Citizenship Day 2020 is on Thursday, September 17, 2020: Would the UAE government give a citizenship one day?
Thursday, September 17, 2020 is Citizenship Day 2020. Constitution Day (or Citizenship Day) is an American federal observance that recognizes the adoption of the United States Constitution and those who have become U.S.
Constitution Day (or Citizenship Day) is an American federal observance that recognizes the adoption of the United States Constitution and those who have become U.S.
Currently only Saudi Arabia and Qatar have an official policy of granting citizenship to expatriates.
In Saudi Arabia foreign workers must have lived in the country for at least 10 years before they can apply for citizenship, with preference given to those holding doctorates in medicine, engineering and other sciences and those Saudi family relations.
In Qatar expatriates must have lived in the country for more than 25 years and have a sufficient level of proficiency in Arabic, have a reasonably good standard of living and have not been convicted of any criminal offence. Priority is given to those whose mothers are Qatari nationals.
The UAE, Bahrain and Oman do not allow expatriates to become citizens except in exceptional circumstances when an individual has provided outstanding service to the country.
The UAE ruled out any chance of expatriates being awarded citizenship - no matter how long they work in the Emirates.
Labour minister Ali Abdulla Al Kaabi made that clear last year.
Nationals are concerned about their identity because they are a minority in their homeland.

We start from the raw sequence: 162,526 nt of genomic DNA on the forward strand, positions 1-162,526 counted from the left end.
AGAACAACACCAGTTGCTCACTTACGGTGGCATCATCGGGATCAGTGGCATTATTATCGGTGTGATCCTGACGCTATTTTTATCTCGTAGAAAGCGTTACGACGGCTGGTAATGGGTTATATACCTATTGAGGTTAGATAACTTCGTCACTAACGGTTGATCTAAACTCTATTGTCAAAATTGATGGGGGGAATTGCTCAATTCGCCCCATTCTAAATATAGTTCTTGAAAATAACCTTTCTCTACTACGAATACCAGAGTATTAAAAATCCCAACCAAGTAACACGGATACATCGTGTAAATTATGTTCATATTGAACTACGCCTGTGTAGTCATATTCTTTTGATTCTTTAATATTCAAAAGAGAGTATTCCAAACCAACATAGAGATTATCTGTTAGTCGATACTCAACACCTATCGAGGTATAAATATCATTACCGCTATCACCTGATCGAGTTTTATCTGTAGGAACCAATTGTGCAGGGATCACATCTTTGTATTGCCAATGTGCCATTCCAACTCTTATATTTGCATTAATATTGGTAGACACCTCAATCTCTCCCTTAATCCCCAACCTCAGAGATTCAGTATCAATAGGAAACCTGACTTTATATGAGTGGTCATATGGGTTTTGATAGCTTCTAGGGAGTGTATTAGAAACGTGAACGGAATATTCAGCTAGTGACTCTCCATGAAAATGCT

US Citizenship question: Days outside US?
Three things are calculated.
1. The total amount of days spent inside the U.S. in the last 5 years must be 913 days.
2. No trips of 365 days or more. Anything 365 days or more resets the clock.
3. Any trip over 6 months and the officer takes a sworn statement and asks for evidence that you did not abandon your residency and did not get employment outside of the U.S.
So yes. You're ok.
Year 1. 10 days out.
Year 2. 240 days out. (provided you did not work outside the country)
year 3. 100 days out.
year 4. 200 days out.
year 5. 200 days out.
Add that up.
750 days outside the U.S.
You're still good because it's more than half the time of the statutory period of 5 years.
Keep in mind, that depending on the duration and frequency of your trips, the officer may ask for more details about why you were outside the U.S. so often and what you were doing and may still determine that you do not live in the U.S.
Year 1. 0 days.
Year 2. 100 days.
Year 3. 200 days.
year 4. 300 days.
year 5. 300 days.
You're still under the 912 days outside the U.S. but it's clear that you no longer live in the U.S. and your application will not be approved. It will sit idle until you stay out an additional 13 days and thus denied.
Because... not only do you have to meet the physical presence at the time you apply, you must maintain that presence between when you apply and when you're sworn in.
Which means that if you arrived on day 900 and take a quick jaunt to Cancun for two weeks before your ceremony, you're done. You're at 914 days and ineligible.
USCIS will not set you up for a same day ceremony, nor will they schedule you for a ceremony so you don't have to worry about the physical presence requirement.
In fact, if they suspect you no longer live in the U.S. (as I've stated above), they will delay your ceremony in order to deny your application.
How to get u.s. citizenship in 14 days?
I too am a Canadian and have been through the naturalization process. there is no way to naturalize in 14 days, I'm sorry. My process took about 2 months and that was with no delays. You submit the paper work and they take about 2-4 weeks to get back to you. They then give you a day to do some paper work then another 2-4 weeks until your exam. After that you have to wait for the next available ceremony. that was a week from my passing the exam to my swearing in. There is really no way to get through all that in 14 days. But contact homeland security and ask what they recommend.